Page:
PROGRAMMING ALERT: Watch Trey Gowdy discuss this topic and more on "Hannity" on Fox News Channel at 9 pm ET on Thursday, January 9.
Republican Senator Cory Gardner is what you would expect in a swing state like Colorado: affable, supportive of his party when it benefits his state, unafraid of independence, and not angry about any of it. Like Senator Kyrsten Sinema, Reps. Peter Welch, Elise Stefanik, and Will Hurd, Gardner has a different kind of personality than what is typically rewarded in the modern political environment.
His uniqueness allowed him to successfully unseat a purple state Democratic incumbent to become Colorado’s junior senator in 2014. It also makes him the real target of impeachment.
The impeachment of President Donald Trump is not about Trump's removal from office. Of the more than one dozen Republican senators whose conviction votes would be necessary to remove the president from office, no one can identify more than 3 Republican senators who might even conceivably vote to do so. And there are Democratic senators, like Doug Jones from Alabama and Joe Manchin from West Virginia, who are just as likely to vote for an acquittal, as any Republican senators are to vote to convict.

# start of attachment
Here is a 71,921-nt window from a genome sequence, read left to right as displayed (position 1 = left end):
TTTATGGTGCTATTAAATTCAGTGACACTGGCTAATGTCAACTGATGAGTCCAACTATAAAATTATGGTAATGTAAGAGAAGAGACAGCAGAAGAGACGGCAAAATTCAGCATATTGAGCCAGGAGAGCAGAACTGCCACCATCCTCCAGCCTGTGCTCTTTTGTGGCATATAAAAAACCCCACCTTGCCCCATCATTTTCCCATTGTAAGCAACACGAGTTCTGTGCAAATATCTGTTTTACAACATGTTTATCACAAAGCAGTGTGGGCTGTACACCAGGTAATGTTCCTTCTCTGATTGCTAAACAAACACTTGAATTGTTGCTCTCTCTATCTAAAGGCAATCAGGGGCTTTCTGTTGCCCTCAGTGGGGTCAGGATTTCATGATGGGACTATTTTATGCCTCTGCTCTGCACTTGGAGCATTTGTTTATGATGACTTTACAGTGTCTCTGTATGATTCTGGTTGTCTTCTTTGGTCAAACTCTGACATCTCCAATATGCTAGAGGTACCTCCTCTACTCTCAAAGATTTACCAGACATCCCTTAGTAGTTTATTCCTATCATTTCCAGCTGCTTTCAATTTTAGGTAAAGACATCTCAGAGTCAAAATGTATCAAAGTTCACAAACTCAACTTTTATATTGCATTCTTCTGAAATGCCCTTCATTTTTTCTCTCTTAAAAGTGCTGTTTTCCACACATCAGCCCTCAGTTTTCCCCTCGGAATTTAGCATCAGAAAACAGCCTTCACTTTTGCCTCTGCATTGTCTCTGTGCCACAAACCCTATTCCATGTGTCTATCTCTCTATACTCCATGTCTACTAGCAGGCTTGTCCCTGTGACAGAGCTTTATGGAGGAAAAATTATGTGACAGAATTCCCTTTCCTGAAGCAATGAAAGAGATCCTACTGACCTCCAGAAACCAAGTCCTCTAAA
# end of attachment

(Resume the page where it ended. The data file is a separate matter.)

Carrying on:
Even the practicality of the math could not sway the likes of House Intelligence Committee Chairman Adam Schiff, who lectured us that impeachment was his "responsibility." Public hearings did not change public opinion. Changing prosecutorial theories did not change public opinion. A gale-force media tailwind pushing impeachment has not changed public opinion. But Schiff knows what is best for you -- even if you do not -- so he must press on.
So why would otherwise savvy politicians like Speaker Nancy Pelosi continue to push a case for which there is zero likelihood of a conviction?
This impeachment exercise is most assuredly about removing someone from office. It's just not about removing Trump from office.